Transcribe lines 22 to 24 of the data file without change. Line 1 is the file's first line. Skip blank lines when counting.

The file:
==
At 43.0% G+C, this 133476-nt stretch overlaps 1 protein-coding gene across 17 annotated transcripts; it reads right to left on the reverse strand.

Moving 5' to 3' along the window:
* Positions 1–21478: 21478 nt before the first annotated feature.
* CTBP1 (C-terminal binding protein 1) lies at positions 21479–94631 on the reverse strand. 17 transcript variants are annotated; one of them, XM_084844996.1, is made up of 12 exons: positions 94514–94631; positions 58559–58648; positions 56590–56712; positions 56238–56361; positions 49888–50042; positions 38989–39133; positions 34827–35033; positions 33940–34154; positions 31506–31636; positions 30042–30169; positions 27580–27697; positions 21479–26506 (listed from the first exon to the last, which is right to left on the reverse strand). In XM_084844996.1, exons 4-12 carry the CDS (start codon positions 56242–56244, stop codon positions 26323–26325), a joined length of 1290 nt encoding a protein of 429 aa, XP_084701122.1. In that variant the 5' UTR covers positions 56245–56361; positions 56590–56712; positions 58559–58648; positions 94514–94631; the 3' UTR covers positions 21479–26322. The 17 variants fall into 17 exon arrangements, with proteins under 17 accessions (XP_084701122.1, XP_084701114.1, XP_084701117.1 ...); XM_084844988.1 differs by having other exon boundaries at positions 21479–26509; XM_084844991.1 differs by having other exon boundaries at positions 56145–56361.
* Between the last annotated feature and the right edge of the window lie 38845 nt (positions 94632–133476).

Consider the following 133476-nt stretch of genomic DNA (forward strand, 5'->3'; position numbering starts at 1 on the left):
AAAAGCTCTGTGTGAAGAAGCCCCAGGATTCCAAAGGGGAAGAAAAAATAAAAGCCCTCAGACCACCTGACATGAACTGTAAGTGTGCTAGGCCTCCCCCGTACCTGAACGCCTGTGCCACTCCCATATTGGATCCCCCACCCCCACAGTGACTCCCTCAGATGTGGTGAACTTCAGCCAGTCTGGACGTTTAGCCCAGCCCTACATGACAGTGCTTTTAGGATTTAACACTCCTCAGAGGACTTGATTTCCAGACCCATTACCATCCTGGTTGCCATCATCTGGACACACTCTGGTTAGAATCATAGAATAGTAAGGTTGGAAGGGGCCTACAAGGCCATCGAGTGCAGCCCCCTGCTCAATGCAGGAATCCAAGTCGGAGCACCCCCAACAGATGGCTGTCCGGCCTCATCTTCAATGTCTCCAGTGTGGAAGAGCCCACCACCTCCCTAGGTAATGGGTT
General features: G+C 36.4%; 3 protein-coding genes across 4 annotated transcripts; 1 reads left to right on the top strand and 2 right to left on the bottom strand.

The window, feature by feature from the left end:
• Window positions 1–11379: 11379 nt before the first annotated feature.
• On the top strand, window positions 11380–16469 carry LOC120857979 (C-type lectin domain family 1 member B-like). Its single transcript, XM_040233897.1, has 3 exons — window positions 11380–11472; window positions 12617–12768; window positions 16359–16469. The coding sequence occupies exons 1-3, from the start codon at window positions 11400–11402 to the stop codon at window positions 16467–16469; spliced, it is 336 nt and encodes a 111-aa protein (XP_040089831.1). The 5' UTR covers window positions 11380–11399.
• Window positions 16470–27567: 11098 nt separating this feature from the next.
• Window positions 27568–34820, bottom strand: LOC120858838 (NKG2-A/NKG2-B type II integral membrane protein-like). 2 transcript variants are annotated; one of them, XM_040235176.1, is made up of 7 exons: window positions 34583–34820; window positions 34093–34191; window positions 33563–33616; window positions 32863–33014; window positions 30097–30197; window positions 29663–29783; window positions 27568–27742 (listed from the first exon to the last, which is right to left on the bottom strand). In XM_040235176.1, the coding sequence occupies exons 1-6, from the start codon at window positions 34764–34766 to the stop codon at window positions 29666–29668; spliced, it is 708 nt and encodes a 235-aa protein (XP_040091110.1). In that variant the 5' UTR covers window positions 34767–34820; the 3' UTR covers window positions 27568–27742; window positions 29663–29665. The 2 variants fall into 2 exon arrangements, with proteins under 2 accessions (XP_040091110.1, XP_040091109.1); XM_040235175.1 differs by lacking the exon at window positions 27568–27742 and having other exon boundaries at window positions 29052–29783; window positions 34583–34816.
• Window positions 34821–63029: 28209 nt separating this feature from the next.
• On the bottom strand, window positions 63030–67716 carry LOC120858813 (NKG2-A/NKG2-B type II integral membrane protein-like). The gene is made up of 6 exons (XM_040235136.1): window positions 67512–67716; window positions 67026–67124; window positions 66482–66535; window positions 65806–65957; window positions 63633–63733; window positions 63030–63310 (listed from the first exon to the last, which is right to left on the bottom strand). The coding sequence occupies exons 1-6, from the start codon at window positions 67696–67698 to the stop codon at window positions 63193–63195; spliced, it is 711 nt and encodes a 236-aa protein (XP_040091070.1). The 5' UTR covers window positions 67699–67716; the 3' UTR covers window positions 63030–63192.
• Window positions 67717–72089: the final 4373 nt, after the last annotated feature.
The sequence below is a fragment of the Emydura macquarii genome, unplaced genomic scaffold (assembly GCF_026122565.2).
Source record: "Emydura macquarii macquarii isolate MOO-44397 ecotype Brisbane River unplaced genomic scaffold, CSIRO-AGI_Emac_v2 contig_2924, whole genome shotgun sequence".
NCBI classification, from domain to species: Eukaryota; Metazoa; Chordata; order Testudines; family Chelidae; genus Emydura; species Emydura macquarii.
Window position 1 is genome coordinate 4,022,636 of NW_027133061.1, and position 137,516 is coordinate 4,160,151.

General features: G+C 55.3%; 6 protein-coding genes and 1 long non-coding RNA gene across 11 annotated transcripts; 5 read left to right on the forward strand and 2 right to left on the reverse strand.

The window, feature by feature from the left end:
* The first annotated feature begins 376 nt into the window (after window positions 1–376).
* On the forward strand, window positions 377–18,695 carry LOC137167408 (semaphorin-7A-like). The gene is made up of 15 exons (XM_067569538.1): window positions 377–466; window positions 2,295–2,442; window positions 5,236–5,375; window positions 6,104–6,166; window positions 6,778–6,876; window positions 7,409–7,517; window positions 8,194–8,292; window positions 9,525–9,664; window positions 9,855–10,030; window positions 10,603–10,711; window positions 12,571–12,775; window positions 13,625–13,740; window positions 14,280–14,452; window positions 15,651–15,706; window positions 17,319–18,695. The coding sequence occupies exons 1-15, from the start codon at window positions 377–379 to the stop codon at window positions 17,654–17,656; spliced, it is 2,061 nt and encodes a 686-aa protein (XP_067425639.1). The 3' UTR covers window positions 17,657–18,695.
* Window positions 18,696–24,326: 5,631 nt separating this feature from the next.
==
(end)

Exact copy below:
The window, feature by feature from the left end:
* The first annotated feature begins 376 nt into the window (after window positions 1–376).
* On the forward strand, window positions 377–18,695 carry LOC137167408 (semaphorin-7A-like). The gene is made up of 15 exons (XM_067569538.1): window positions 377–466; window positions 2,295–2,442; window positions 5,236–5,375; window positions 6,104–6,166; window positions 6,778–6,876; window positions 7,409–7,517; window positions 8,194–8,292; window positions 9,525–9,664; window positions 9,855–10,030; window positions 10,603–10,711; window positions 12,571–12,775; window positions 13,625–13,740; window positions 14,280–14,452; window positions 15,651–15,706; window positions 17,319–18,695. The coding sequence occupies exons 1-15, from the start codon at window positions 377–379 to the stop codon at window positions 17,654–17,656; spliced, it is 2,061 nt and encodes a 686-aa protein (XP_067425639.1). The 3' UTR covers window positions 17,657–18,695.